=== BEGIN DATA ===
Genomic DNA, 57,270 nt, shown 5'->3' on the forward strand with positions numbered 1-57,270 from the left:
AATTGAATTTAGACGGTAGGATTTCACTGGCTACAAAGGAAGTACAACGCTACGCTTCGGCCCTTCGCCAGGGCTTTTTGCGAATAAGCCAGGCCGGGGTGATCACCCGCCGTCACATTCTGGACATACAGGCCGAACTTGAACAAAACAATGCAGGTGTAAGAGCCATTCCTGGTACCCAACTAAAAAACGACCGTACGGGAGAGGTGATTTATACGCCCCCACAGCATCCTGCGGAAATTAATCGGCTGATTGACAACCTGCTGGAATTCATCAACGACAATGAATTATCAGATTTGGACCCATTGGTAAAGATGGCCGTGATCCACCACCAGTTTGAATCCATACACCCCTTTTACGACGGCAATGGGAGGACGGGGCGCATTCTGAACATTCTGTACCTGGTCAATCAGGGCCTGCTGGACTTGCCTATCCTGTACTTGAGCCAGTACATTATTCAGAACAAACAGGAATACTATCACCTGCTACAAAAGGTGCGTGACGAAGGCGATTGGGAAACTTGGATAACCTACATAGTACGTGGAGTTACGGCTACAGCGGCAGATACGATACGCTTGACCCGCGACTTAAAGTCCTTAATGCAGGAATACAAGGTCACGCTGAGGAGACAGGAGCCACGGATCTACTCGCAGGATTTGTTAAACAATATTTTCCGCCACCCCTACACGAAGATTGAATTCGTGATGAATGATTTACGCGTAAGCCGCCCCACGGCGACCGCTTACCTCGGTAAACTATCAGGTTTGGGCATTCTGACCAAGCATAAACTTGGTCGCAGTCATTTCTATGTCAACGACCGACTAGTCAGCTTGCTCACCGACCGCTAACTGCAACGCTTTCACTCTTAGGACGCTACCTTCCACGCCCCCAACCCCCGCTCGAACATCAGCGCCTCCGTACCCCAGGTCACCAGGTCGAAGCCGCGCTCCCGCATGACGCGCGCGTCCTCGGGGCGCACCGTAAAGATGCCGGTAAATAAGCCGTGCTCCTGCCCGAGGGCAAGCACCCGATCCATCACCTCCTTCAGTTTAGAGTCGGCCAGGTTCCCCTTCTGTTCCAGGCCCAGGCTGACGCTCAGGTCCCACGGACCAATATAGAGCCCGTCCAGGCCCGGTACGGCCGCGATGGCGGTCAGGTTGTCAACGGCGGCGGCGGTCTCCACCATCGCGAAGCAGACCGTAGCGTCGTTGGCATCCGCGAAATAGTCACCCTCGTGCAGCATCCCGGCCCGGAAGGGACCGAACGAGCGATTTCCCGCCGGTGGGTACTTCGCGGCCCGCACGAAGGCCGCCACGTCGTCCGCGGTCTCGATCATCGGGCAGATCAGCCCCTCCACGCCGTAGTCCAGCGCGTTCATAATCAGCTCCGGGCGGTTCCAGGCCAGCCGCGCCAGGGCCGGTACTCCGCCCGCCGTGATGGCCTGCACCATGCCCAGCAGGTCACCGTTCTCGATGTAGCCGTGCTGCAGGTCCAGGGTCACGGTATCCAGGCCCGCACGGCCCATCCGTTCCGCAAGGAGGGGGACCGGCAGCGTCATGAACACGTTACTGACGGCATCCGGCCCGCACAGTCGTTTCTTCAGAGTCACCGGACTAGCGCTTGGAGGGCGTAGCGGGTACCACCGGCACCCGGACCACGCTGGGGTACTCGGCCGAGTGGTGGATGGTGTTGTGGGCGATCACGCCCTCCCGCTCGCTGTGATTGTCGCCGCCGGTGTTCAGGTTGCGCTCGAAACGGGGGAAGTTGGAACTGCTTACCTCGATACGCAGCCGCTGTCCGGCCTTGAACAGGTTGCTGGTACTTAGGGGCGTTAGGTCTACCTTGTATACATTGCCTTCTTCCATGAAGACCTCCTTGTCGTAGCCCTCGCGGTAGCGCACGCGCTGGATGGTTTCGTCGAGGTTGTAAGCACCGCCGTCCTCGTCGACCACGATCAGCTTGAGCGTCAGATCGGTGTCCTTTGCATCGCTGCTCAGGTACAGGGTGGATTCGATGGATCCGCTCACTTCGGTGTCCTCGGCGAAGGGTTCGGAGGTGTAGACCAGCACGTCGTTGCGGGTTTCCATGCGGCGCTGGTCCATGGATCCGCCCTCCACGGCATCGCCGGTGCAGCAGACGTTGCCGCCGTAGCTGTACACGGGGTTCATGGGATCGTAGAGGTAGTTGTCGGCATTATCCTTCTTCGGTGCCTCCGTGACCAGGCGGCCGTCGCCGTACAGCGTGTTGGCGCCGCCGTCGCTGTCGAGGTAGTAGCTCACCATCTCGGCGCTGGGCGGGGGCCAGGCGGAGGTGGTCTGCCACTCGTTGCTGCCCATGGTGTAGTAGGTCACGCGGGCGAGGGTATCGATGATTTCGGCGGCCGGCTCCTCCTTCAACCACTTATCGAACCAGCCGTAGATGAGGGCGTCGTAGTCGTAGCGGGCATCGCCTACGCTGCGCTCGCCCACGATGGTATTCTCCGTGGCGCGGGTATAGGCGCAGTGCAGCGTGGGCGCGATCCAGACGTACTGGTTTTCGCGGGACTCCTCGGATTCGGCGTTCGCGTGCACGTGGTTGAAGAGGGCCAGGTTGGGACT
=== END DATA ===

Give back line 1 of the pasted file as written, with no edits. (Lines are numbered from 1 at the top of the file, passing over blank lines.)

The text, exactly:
Genomic DNA, 57,270 nt, shown 5'->3' on the forward strand with positions numbered 1-57,270 from the left: